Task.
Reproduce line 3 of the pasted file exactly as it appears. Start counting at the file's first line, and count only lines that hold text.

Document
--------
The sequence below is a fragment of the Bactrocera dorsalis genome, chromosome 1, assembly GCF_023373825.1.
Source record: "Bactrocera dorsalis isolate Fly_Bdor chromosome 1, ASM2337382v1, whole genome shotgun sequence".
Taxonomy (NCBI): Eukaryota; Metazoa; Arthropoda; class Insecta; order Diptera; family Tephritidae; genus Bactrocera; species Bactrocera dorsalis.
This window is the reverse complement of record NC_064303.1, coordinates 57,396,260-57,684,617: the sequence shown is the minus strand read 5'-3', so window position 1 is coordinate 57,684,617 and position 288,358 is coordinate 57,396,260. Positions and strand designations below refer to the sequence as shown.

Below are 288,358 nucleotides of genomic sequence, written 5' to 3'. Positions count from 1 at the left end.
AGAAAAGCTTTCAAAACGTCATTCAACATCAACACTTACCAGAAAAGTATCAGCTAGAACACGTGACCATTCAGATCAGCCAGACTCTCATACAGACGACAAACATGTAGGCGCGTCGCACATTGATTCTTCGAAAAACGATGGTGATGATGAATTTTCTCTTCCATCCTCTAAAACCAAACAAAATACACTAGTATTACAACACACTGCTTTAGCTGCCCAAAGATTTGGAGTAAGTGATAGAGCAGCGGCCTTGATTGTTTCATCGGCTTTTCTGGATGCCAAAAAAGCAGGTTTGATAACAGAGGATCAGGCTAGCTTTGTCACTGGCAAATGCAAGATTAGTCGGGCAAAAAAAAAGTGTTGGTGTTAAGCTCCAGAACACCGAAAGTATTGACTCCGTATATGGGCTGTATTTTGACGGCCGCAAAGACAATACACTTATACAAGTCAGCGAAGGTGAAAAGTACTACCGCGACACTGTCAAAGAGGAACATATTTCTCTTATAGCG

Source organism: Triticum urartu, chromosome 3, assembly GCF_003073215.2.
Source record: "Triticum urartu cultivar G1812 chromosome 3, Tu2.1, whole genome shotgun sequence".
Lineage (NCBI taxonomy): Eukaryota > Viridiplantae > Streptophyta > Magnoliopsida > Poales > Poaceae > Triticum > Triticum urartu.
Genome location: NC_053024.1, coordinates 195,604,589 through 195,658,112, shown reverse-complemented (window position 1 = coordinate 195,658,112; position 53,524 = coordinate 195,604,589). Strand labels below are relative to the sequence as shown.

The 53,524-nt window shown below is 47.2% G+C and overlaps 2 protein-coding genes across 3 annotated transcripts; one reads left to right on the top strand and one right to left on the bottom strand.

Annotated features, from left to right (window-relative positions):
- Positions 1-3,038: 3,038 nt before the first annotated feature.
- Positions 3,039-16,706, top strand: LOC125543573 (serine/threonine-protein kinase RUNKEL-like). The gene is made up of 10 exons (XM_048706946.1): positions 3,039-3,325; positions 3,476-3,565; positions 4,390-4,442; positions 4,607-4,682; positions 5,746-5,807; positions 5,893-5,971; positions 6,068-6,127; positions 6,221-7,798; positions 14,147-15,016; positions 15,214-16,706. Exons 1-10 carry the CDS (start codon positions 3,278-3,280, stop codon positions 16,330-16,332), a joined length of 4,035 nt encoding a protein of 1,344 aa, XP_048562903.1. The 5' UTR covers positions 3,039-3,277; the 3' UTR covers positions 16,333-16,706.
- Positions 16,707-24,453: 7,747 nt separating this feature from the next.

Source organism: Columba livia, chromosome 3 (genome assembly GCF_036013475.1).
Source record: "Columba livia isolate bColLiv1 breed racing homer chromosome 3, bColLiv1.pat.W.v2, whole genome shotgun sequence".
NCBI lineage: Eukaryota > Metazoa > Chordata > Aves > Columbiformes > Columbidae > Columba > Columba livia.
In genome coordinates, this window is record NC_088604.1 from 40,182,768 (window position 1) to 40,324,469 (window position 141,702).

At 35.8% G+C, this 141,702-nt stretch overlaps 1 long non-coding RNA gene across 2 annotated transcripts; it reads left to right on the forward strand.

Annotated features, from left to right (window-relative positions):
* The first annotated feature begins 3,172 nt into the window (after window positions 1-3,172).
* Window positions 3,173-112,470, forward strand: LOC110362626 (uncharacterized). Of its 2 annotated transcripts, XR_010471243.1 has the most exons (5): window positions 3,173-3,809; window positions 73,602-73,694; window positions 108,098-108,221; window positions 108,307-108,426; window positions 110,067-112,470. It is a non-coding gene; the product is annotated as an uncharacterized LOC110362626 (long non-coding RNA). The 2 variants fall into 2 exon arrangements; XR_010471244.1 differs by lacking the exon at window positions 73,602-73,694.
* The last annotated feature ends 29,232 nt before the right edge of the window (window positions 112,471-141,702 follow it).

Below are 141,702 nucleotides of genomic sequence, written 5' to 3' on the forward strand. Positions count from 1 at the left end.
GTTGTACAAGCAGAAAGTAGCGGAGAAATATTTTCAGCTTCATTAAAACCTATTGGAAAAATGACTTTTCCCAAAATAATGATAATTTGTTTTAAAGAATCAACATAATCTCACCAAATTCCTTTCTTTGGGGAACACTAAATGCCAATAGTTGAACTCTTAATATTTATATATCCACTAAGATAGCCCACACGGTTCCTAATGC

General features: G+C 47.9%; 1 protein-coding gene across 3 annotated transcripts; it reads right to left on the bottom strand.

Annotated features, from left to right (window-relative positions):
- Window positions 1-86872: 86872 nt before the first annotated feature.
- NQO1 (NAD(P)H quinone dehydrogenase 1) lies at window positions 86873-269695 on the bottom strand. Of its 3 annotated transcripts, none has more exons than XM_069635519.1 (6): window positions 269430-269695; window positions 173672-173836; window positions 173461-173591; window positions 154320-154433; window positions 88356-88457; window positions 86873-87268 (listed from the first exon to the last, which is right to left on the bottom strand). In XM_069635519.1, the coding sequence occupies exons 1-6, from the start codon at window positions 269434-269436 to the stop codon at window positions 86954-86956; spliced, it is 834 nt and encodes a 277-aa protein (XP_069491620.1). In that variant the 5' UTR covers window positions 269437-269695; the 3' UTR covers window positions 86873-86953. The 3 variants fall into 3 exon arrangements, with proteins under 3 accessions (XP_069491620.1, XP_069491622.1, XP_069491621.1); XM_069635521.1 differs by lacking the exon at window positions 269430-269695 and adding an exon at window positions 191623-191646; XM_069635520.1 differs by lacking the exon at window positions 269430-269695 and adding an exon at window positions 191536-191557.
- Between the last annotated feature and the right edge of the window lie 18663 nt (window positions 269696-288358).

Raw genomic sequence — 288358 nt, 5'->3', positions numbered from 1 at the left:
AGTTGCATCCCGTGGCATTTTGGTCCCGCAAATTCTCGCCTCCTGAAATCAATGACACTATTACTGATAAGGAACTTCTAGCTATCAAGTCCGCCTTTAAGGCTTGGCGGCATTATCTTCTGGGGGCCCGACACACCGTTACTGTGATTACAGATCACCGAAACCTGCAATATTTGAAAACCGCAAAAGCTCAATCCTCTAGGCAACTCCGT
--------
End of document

Taxonomy (NCBI): Eukaryota; Metazoa; Arthropoda; class Insecta; order Diptera; family Tephritidae; genus Bactrocera; species Bactrocera dorsalis.